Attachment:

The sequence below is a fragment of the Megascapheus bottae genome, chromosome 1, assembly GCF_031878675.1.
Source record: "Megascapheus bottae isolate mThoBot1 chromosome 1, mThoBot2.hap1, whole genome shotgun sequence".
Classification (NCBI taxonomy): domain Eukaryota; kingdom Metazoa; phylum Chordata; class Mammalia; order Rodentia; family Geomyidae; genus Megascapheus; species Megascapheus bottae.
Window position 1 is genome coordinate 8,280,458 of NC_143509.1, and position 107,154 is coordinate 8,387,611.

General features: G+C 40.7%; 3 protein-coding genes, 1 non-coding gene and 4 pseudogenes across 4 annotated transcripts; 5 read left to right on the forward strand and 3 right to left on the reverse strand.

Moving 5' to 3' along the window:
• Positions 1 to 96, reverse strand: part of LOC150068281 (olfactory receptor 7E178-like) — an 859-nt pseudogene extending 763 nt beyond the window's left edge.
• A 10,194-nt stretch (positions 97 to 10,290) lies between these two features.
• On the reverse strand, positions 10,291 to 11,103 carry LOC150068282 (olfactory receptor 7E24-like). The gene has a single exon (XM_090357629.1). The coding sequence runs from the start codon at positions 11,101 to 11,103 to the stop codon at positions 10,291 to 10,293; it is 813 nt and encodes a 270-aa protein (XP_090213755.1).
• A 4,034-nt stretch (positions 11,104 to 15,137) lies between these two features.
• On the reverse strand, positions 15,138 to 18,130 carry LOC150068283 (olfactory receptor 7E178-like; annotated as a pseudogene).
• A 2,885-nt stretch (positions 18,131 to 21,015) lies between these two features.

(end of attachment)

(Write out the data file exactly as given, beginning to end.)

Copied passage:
The sequence below is a fragment of the Megascapheus bottae genome, chromosome 1, assembly GCF_031878675.1.
Source record: "Megascapheus bottae isolate mThoBot1 chromosome 1, mThoBot2.hap1, whole genome shotgun sequence".
Classification (NCBI taxonomy): domain Eukaryota; kingdom Metazoa; phylum Chordata; class Mammalia; order Rodentia; family Geomyidae; genus Megascapheus; species Megascapheus bottae.
Window position 1 is genome coordinate 8,280,458 of NC_143509.1, and position 107,154 is coordinate 8,387,611.

General features: G+C 40.7%; 3 protein-coding genes, 1 non-coding gene and 4 pseudogenes across 4 annotated transcripts; 5 read left to right on the forward strand and 3 right to left on the reverse strand.

Moving 5' to 3' along the window:
• Positions 1 to 96, reverse strand: part of LOC150068281 (olfactory receptor 7E178-like) — an 859-nt pseudogene extending 763 nt beyond the window's left edge.
• A 10,194-nt stretch (positions 97 to 10,290) lies between these two features.
• On the reverse strand, positions 10,291 to 11,103 carry LOC150068282 (olfactory receptor 7E24-like). The gene has a single exon (XM_090357629.1). The coding sequence runs from the start codon at positions 11,101 to 11,103 to the stop codon at positions 10,291 to 10,293; it is 813 nt and encodes a 270-aa protein (XP_090213755.1).
• A 4,034-nt stretch (positions 11,104 to 15,137) lies between these two features.
• On the reverse strand, positions 15,138 to 18,130 carry LOC150068283 (olfactory receptor 7E178-like; annotated as a pseudogene).
• A 2,885-nt stretch (positions 18,131 to 21,015) lies between these two features.